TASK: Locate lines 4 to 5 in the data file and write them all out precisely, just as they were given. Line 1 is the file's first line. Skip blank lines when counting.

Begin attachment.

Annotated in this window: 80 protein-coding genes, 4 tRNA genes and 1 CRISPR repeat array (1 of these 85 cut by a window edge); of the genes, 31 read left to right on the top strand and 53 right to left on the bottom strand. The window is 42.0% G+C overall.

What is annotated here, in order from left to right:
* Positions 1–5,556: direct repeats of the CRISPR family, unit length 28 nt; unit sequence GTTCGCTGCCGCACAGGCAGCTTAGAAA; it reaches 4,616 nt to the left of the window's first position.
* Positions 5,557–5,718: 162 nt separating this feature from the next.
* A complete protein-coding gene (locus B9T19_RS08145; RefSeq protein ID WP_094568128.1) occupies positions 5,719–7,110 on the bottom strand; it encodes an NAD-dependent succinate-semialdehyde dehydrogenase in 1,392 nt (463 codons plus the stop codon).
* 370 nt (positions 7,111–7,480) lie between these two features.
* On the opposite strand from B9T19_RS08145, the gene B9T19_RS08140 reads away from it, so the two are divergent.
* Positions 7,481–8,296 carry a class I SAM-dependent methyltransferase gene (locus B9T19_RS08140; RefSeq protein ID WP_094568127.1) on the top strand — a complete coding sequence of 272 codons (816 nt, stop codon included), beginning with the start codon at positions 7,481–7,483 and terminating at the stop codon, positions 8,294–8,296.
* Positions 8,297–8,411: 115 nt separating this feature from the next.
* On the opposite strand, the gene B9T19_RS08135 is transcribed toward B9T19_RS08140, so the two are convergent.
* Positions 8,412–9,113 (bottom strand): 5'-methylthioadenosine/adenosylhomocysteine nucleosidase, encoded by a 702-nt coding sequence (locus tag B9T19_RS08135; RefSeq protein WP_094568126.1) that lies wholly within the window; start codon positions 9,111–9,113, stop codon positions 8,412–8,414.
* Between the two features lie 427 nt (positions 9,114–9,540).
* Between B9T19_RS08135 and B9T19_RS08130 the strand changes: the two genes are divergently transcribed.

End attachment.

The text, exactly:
* Positions 5,557–5,718: 162 nt separating this feature from the next.
* A complete protein-coding gene (locus B9T19_RS08145; RefSeq protein ID WP_094568128.1) occupies positions 5,719–7,110 on the bottom strand; it encodes an NAD-dependent succinate-semialdehyde dehydrogenase in 1,392 nt (463 codons plus the stop codon).